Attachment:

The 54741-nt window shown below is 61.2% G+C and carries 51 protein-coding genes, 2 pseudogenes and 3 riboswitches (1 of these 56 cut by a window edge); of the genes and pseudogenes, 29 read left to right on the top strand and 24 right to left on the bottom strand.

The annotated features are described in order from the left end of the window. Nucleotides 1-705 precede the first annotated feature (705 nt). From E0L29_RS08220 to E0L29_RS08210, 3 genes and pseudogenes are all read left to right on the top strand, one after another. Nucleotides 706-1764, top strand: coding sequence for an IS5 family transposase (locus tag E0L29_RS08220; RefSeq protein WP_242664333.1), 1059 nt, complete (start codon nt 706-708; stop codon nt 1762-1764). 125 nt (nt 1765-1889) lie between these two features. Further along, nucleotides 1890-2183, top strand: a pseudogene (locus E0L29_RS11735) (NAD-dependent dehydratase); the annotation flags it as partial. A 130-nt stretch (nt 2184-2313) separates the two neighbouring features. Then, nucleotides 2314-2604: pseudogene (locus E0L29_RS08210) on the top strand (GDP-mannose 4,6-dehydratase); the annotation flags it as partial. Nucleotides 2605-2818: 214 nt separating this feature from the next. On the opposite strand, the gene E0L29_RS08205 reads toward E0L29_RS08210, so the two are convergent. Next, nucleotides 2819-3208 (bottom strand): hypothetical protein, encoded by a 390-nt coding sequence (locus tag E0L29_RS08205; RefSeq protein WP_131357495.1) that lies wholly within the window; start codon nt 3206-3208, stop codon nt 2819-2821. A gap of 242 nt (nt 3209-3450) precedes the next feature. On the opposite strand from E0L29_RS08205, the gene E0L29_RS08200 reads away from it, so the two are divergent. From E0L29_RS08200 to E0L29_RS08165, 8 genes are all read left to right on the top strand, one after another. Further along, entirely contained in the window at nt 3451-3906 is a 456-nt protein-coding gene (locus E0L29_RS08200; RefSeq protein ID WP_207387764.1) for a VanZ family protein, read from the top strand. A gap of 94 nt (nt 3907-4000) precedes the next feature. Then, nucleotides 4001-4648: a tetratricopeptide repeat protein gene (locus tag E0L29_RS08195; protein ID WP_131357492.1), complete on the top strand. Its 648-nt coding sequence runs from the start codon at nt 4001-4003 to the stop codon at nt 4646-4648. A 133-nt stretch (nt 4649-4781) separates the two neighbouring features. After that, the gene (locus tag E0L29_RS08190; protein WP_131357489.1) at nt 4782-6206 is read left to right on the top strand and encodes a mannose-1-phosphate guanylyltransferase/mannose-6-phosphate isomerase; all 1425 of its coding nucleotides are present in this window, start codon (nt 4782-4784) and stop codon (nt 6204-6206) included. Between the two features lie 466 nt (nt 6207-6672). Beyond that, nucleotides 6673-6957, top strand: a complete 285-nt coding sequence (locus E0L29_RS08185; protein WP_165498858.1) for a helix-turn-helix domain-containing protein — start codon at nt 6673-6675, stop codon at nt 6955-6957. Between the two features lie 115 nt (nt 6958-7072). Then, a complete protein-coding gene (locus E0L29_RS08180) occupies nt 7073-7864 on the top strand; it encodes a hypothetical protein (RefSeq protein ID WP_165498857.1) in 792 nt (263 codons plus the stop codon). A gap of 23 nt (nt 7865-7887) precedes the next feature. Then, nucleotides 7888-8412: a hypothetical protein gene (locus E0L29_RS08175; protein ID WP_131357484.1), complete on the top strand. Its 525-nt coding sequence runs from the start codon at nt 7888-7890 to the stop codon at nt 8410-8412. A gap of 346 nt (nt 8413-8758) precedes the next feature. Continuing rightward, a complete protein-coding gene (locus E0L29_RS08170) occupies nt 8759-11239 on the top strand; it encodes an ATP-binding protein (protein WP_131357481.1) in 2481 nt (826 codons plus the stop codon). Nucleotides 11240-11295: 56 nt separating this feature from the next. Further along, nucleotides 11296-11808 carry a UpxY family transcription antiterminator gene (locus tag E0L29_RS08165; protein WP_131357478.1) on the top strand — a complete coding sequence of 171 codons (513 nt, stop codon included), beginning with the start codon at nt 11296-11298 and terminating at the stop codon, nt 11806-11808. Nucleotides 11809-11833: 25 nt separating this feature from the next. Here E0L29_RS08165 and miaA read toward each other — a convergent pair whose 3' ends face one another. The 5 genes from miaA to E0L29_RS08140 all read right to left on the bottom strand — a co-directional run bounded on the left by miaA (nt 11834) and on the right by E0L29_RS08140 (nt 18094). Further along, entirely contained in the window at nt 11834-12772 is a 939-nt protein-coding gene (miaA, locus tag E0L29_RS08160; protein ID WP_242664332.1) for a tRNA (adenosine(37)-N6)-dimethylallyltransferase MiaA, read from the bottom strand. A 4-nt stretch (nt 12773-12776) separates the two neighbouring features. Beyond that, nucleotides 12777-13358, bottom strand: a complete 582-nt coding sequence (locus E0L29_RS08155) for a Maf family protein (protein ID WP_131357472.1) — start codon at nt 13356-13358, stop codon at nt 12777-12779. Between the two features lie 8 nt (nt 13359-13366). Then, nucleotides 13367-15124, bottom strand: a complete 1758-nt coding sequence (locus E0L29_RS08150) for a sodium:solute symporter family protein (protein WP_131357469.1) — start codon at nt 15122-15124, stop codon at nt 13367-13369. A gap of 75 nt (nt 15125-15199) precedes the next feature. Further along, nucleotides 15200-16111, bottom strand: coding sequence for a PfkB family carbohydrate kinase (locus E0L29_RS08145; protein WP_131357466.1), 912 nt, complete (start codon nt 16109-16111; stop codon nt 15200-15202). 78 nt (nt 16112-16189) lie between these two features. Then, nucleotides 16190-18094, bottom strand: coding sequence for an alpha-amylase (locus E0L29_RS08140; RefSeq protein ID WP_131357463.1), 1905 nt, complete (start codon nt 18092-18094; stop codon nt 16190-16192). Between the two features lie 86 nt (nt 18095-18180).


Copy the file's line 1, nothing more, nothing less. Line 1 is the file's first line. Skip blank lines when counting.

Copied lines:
The 54741-nt window shown below is 61.2% G+C and carries 51 protein-coding genes, 2 pseudogenes and 3 riboswitches (1 of these 56 cut by a window edge); of the genes and pseudogenes, 29 read left to right on the top strand and 24 right to left on the bottom strand.